Post Script: The public should not be confused by Cooper's blunt commentary regarding sobriety and drug courts. In the felony context, theraputic courts are dealing with a much tougher customer; in most cases such defendants are three-time felons with serious drug addictions. In the district courts, most defendants are simply struggling with alcohol and overall, have less troubling criminal records.

To contact our firm, click below:

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Friday, September 11, 2009

Chief Justice Roberts to Attend Notre Dame Game at Big House

According to the Michigan Daily, the on-campus newspaper at the University of Michigan, U.S. Supreme Court Chief Justice John Roberts will speak today at Hill Auditorium as part of the events surrounding the UM Law School's 150-year anniversary; he will also attend the football game tomorrow versus Notre Dame.

In accepting the invite from the Law School, Justice Roberts apparently turned-down a $15,000 honorarium which UM says it never expected him to accept in the first place.  Talk about Ivory Tower politics...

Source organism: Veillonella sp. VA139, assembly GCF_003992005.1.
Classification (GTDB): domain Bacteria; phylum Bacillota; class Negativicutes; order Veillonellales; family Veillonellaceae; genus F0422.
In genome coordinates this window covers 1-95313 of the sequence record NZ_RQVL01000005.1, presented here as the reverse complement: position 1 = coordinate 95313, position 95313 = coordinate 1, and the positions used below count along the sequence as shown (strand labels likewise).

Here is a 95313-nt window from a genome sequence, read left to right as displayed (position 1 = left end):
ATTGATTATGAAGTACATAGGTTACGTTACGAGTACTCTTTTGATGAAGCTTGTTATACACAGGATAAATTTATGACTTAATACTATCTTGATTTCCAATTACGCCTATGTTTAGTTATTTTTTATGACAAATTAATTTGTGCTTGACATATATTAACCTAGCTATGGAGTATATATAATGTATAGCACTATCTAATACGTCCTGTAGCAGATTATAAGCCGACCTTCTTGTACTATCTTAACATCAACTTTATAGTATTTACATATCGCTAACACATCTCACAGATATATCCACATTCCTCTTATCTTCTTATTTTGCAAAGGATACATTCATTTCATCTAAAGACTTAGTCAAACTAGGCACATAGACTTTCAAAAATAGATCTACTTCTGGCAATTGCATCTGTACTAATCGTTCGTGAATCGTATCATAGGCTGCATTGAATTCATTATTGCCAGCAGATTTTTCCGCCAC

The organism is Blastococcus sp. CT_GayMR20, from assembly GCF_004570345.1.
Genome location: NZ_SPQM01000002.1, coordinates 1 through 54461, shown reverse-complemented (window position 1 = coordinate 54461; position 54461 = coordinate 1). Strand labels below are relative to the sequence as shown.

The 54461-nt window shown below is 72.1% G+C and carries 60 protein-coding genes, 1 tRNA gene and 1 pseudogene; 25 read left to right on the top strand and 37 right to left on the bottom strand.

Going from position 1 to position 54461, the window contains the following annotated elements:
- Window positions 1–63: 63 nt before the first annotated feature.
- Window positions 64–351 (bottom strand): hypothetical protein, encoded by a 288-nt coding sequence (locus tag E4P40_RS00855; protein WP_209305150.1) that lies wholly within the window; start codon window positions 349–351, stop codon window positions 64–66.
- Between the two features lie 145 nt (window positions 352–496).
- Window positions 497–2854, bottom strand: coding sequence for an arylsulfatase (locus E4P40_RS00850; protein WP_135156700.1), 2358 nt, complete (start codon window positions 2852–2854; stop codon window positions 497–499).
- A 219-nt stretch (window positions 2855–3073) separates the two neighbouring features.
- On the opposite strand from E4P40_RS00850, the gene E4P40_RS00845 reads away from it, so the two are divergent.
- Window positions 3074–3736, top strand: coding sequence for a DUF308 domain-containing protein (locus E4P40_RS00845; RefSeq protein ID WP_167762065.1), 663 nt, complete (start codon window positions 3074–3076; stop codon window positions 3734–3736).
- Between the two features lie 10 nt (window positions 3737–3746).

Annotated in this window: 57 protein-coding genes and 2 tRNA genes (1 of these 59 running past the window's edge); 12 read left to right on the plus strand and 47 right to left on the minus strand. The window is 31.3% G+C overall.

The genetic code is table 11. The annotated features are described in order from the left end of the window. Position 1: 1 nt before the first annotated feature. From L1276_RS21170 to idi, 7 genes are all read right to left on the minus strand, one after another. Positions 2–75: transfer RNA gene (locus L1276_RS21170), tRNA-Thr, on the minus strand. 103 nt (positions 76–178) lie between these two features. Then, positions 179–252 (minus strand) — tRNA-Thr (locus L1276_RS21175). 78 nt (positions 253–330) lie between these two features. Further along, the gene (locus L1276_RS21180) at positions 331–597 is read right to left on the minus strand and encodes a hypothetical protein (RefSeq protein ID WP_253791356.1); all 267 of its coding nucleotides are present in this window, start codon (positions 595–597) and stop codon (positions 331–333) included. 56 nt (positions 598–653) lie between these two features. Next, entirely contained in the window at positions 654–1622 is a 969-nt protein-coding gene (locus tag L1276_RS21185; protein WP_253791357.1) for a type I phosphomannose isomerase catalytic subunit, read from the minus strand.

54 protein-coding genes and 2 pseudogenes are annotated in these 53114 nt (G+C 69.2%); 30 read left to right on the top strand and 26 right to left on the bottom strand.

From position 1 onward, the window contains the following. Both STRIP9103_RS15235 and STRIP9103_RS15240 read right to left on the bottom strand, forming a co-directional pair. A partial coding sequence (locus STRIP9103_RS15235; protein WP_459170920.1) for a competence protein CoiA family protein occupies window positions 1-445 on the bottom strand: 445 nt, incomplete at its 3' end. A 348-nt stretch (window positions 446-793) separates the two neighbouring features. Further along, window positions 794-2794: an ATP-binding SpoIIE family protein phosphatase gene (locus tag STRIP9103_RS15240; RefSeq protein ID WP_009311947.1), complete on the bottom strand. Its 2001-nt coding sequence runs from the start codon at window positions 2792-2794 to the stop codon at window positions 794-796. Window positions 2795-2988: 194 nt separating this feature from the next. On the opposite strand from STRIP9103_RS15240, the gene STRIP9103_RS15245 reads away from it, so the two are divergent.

Most of the impressive Law School events are sold-out.  Nevertheless, for the 100,000 plus fans expected to attend the classic fall matchup at the Big House, its nice to know youre in supreme company.

Go Blue!

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Monday, September 7, 2009

The Michigan Medical Marihuana Act

Last November, Michiganders legalized the use of marihuana for medicinal purposes. The resulting legislation, known as the Michigan Medical Marihuana Act (MMA), has been widely criticized for being vague and confusing. This blog post summarizes the act and addresses some of the questions now arising in communities with licensed users and care providers.